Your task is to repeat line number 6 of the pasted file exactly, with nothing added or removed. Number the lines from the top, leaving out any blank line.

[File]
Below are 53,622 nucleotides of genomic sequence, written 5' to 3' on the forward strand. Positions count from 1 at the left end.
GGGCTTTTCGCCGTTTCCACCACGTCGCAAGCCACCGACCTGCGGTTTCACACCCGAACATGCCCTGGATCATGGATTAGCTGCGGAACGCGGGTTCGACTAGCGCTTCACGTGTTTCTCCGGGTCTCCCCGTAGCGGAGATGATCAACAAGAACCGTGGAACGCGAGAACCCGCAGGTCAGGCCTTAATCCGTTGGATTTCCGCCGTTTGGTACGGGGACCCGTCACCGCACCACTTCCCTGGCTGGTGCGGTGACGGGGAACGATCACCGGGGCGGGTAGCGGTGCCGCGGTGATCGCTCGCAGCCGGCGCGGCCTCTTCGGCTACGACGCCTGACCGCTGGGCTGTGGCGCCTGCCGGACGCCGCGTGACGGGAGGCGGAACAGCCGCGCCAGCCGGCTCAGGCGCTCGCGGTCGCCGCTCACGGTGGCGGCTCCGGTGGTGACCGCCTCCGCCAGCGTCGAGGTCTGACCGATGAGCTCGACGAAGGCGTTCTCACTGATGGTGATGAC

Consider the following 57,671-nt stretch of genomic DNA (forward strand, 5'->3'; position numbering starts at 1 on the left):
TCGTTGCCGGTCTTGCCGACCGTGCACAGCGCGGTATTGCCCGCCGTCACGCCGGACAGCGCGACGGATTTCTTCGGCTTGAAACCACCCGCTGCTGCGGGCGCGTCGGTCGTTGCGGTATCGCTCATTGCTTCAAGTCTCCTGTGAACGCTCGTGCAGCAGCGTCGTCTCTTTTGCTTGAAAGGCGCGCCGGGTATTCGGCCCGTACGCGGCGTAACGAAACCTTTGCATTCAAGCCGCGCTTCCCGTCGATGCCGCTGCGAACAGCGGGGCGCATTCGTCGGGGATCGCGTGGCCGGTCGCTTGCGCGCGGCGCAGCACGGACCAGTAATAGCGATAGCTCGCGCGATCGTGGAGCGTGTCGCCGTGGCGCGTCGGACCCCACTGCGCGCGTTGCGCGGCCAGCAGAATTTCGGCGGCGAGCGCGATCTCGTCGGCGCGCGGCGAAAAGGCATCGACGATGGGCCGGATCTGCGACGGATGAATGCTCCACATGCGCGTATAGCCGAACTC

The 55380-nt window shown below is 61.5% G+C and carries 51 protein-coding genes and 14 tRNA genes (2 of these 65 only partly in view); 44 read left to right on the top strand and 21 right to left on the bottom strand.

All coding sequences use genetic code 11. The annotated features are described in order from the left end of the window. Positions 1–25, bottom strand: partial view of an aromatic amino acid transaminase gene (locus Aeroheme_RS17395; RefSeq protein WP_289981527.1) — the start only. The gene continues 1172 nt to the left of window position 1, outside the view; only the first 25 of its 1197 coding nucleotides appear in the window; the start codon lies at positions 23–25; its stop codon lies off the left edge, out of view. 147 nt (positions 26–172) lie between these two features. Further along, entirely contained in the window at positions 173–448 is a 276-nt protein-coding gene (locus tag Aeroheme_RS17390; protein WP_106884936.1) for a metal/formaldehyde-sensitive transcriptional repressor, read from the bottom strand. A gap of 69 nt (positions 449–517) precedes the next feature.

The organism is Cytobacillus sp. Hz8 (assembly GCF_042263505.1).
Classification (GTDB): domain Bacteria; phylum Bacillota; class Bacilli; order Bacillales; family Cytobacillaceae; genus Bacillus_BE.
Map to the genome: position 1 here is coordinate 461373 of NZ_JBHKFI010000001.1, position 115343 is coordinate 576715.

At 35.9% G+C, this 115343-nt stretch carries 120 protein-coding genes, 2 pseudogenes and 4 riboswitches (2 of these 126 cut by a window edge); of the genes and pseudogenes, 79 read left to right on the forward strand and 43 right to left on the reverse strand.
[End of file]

All coding sequences use genetic code 11. The annotated features are described in order from the left end of the window. Positions 1–25, bottom strand: partial view of an aromatic amino acid transaminase gene (locus Aeroheme_RS17395; RefSeq protein WP_289981527.1) — the start only. The gene continues 1172 nt to the left of window position 1, outside the view; only the first 25 of its 1197 coding nucleotides appear in the window; the start codon lies at positions 23–25; its stop codon lies off the left edge, out of view. 147 nt (positions 26–172) lie between these two features. Further along, entirely contained in the window at positions 173–448 is a 276-nt protein-coding gene (locus tag Aeroheme_RS17390; protein WP_106884936.1) for a metal/formaldehyde-sensitive transcriptional repressor, read from the bottom strand. A gap of 69 nt (positions 449–517) precedes the next feature.